1. Did the Death Investigation Oversight Council act unreasonably by failing to make any finding of fact in response to Dr. Jane Turner’s complaint against Dr. Michael Pollanen? That the overarching concern is the failure to address the allegations that Dr. Michael Pollanen abused his authority is confirmed through a review of the orders being sought:
2. Did the Death Investigation Oversight Council act unreasonably in failing to determine if Dr. Turner’s complaint was substantiated?
3. Did the Death Investigation Oversight Committee act unreasonably by failing to take appropriate action to respond to a substantiated complaint against the Chief Forensic Pathologist beyond making recommendations?
1. an order setting aside the “decision” of the Death Investigation Oversight Council This position, adopted on behalf of Dr. Jane Turner, fails to grasp in a fundamental way the intent and means of the oversight provided under the Coroners Act.
2. an order remitting the complaint back to the Death Investigation Oversight Council for its reconsideration, but only after Dr. Jane Turner is allowed to file new evidence, and
3. an order directing the Death Investigation Oversight Council, once its reconsideration is complete, to refer to Dr. Pollanen’s superiors, the Deputy Solicitor-General and the Solicitor-General, any of the complaints which are more appropriately dealt with by them
 In reviewing the reasonableness of the “decision”, the starting point is the administrative context in which the “reporting letter” was prepared. As is well-known the oversight provisions found in the Coroners Act are the result of complaints against Dr. Charles Smith regarding his conduct in investigating cases, including strong biases in favour of child abuse as the cause of death as against other alternative explanations. The concerns raised were the catalyst for an inquiry (colloquially the “Goudge Inquiry”) and the resulting Report into Pediatric Forensic Pathology in Ontario.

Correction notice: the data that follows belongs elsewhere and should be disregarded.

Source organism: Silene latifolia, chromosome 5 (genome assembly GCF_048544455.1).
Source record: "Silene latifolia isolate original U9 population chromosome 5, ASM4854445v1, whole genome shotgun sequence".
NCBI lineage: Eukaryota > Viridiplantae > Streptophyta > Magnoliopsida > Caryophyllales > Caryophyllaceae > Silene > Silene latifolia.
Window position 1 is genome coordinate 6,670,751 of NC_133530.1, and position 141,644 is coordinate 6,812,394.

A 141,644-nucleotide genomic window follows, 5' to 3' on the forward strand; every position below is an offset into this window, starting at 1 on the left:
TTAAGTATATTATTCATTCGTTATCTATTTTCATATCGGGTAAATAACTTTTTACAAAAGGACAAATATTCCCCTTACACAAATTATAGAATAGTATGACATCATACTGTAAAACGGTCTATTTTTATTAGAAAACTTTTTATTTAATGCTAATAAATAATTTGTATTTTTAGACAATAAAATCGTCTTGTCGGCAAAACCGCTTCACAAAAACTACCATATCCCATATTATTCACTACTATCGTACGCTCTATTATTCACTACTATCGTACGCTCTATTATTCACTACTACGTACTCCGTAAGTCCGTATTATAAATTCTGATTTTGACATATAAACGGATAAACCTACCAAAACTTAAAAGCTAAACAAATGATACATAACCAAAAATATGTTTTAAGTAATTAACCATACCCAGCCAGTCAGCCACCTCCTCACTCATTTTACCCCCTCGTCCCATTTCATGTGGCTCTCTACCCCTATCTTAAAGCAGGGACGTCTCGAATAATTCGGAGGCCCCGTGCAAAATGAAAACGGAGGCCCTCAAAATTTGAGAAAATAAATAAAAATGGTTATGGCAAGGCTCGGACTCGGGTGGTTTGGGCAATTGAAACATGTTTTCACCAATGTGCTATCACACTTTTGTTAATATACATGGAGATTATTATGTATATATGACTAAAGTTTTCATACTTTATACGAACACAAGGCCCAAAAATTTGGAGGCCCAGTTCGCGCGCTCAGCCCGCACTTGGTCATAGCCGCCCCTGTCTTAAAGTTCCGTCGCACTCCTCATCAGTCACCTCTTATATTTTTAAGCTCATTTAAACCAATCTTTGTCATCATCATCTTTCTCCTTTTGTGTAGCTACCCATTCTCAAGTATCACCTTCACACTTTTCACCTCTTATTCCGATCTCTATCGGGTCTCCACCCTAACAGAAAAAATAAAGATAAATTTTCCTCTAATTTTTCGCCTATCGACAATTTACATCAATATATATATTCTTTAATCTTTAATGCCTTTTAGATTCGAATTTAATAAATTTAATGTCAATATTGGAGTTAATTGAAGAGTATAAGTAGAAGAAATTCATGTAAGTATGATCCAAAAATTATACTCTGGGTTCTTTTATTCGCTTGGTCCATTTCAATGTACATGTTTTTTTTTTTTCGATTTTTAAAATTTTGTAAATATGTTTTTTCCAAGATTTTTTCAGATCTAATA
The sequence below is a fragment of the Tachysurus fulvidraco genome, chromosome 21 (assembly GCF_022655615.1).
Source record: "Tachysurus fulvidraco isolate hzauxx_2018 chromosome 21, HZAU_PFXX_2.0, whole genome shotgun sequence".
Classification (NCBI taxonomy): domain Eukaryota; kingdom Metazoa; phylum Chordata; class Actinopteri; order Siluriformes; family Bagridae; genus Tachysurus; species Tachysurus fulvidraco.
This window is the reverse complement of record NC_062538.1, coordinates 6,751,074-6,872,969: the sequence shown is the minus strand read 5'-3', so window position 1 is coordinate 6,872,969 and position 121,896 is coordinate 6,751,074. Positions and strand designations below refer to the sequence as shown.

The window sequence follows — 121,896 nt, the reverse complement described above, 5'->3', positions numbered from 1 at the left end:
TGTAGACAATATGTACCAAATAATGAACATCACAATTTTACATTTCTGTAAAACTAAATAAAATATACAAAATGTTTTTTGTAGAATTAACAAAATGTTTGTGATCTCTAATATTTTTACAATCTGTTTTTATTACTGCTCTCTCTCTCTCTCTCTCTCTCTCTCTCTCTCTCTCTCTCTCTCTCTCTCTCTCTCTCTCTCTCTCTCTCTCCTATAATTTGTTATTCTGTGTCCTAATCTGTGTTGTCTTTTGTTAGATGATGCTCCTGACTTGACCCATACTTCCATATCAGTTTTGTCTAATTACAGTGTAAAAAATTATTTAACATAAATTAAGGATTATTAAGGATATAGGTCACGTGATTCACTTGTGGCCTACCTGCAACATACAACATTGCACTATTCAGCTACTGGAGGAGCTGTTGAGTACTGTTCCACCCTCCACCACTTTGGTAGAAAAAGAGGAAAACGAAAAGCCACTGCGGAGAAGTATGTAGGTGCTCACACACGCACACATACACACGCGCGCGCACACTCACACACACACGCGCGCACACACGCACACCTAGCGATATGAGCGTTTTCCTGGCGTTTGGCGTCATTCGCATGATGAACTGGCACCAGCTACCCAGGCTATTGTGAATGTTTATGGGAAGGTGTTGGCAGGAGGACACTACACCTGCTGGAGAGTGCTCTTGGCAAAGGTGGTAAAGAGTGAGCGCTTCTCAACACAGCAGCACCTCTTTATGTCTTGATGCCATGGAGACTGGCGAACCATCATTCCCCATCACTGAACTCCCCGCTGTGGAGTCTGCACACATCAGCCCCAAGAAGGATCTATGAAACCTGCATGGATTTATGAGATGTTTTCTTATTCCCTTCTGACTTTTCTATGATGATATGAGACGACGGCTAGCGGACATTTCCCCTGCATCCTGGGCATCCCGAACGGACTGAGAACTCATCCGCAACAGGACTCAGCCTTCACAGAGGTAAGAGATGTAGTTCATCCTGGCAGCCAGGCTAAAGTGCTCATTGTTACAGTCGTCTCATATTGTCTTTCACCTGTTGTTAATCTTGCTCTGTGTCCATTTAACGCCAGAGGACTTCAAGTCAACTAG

The report included recommendations to strengthen the oversight of pathologists including:
. the appointment of a Chief Forensic Pathologist who is responsible for the Ontario Forensic Pathology Service and oversees all pathologists in Ontario, The Goudge inquiry recommended that the complaints process be remedial rather than punitive and run concurrently with the complaints process of the College of Physicians and Surgeons. The Goudge inquiry recommended that the Complaints Committee of the governing council or the deputy minister, where necessary, review complaints related to the Chief Forensic Pathologist. Many of the recommendations made by the Goudge inquiry have been incorporated into the Coroners Act. These include the creation of the Death Investigation Oversight Council. It is tasked with overseeing “the Chief Corner and Chief Forensic Pathologist by making recommendations to them.
. the creation of a registry controlled by the Chief Forensic Pathologist to ensure only qualified individuals conduct autopsies, and
. the establishment of a “governing council” to provide oversight of strategic planning and to administer a public complaints process.
 The complaints procedure found in the Coroners Act is decidedly different from and should not be equated to disciplinary tribunals that oversee many regulated professionals. It is this distinction that Dr. Jane Turner, and those who support her have failed to understand and account for. The submissions being made suggest that the Death Investigation Oversight Council is required to make detailed factual findings, render a conclusion on compliance or violation of specific rules and recommend consequences for the subject of the complaint. There is no provision within the Coroners Act or any accompanying regulation that requires the Death Investigation Oversight Council or its Complaints Committee or for that matter the Child Injury Investigation Committee to hold oral hearings, weigh evidence or assess the credibility of witnesses. It is those structures which allow for detailed findings and to provide the procedural safeguards that are necessary where a decision may have serious consequences for any individual.
 The complaints process was intended to serve a different purpose. The core function of the complaint process is to make recommendations to improve the carrying out of investigations into death and injuries. The Death Investigation Oversight Council is empowered to make recommendations (specifically to the Minister) as to “the appointment or dismissal of the Chief Forensic Pathologist” but this is ancillary to the underlying concern for the efficacy of investigations and not central to the consideration of a complaint.
The failure to find facts